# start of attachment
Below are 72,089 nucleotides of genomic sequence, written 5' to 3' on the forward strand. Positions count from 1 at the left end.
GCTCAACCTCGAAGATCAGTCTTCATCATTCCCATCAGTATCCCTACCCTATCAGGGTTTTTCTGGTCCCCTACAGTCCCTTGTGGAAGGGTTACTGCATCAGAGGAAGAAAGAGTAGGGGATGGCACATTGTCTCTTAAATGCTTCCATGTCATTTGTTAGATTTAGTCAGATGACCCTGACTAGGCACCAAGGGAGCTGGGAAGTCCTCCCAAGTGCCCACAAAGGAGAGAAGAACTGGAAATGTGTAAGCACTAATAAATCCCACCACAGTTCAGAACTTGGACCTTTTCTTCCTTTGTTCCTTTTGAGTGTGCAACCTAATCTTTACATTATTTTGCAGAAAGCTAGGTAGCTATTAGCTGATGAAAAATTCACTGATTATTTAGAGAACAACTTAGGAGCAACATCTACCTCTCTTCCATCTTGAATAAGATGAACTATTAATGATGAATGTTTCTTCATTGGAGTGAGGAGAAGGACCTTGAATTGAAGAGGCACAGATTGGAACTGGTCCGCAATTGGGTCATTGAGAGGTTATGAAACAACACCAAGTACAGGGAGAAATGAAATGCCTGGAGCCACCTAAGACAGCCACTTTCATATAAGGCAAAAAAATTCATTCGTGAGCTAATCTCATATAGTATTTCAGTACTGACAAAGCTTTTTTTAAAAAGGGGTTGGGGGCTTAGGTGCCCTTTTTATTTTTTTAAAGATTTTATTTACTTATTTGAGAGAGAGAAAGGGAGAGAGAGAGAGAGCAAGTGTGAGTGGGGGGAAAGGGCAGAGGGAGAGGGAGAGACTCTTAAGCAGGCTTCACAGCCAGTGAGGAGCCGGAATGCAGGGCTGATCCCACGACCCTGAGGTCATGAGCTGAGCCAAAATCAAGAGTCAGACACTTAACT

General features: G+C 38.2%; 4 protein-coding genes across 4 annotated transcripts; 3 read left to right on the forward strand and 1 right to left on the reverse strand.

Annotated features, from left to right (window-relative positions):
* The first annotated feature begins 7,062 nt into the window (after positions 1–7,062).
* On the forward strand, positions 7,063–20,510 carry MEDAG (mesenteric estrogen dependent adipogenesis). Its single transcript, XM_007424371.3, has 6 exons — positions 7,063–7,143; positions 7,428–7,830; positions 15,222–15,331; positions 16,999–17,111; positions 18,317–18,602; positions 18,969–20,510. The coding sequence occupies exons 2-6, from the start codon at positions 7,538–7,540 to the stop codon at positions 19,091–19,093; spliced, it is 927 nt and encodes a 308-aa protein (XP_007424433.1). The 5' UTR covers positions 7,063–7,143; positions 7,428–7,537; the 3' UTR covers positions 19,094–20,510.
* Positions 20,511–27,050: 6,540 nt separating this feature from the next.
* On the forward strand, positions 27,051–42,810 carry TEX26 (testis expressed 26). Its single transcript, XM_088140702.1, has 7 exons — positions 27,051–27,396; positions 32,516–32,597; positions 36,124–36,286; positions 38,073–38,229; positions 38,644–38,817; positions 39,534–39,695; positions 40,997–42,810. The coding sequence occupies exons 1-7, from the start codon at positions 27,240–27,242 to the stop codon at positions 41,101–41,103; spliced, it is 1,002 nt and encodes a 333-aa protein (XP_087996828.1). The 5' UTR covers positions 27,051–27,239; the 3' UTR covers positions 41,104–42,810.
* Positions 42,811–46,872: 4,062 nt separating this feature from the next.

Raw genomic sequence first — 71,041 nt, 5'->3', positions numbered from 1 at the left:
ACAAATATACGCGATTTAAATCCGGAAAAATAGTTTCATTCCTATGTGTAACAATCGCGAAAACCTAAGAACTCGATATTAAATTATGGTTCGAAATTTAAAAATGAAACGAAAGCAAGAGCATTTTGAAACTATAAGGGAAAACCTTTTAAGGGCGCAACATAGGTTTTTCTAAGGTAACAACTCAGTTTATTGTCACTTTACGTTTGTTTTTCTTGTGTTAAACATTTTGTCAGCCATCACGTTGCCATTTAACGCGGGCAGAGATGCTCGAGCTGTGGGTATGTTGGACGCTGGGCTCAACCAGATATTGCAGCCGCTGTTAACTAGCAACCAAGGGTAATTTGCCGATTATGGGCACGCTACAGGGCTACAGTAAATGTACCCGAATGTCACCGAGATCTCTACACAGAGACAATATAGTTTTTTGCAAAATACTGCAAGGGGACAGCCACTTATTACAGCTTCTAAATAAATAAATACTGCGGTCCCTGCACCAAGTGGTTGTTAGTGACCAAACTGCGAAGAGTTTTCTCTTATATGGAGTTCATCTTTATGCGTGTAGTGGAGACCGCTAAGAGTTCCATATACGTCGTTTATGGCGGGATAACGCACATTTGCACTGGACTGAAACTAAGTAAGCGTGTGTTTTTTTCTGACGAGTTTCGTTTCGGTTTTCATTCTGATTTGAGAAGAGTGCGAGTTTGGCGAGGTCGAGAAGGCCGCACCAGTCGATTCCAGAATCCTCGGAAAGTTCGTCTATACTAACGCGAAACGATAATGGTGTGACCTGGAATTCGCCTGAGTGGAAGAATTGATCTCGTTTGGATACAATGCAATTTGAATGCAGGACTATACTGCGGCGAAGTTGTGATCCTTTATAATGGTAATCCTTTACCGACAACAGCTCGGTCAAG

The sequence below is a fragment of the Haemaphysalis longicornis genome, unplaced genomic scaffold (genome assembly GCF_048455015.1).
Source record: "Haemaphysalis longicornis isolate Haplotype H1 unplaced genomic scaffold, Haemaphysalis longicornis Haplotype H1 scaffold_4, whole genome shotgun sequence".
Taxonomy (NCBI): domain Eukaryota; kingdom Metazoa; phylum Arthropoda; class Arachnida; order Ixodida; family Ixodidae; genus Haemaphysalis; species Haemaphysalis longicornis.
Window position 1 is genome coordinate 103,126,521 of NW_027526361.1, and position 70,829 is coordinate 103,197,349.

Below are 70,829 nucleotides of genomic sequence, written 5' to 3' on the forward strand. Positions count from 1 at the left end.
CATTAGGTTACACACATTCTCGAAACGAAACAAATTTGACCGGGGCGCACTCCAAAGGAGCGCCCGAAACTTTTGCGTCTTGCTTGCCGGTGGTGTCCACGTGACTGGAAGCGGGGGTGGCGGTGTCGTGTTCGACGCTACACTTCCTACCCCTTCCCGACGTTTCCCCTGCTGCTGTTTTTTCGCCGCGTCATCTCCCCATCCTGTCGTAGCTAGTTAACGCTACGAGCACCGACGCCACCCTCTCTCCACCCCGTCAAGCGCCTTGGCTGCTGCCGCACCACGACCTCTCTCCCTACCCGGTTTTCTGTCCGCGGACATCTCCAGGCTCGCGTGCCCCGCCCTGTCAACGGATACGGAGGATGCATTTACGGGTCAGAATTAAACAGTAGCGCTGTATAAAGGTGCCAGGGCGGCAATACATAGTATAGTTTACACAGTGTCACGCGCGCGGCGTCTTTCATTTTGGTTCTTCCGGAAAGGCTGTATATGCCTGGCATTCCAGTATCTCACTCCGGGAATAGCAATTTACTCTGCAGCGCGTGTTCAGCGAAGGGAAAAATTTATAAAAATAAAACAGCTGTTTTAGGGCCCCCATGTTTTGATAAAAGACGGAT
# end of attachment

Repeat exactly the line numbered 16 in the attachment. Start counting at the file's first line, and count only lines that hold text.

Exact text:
Below are 70,829 nucleotides of genomic sequence, written 5' to 3' on the forward strand. Positions count from 1 at the left end.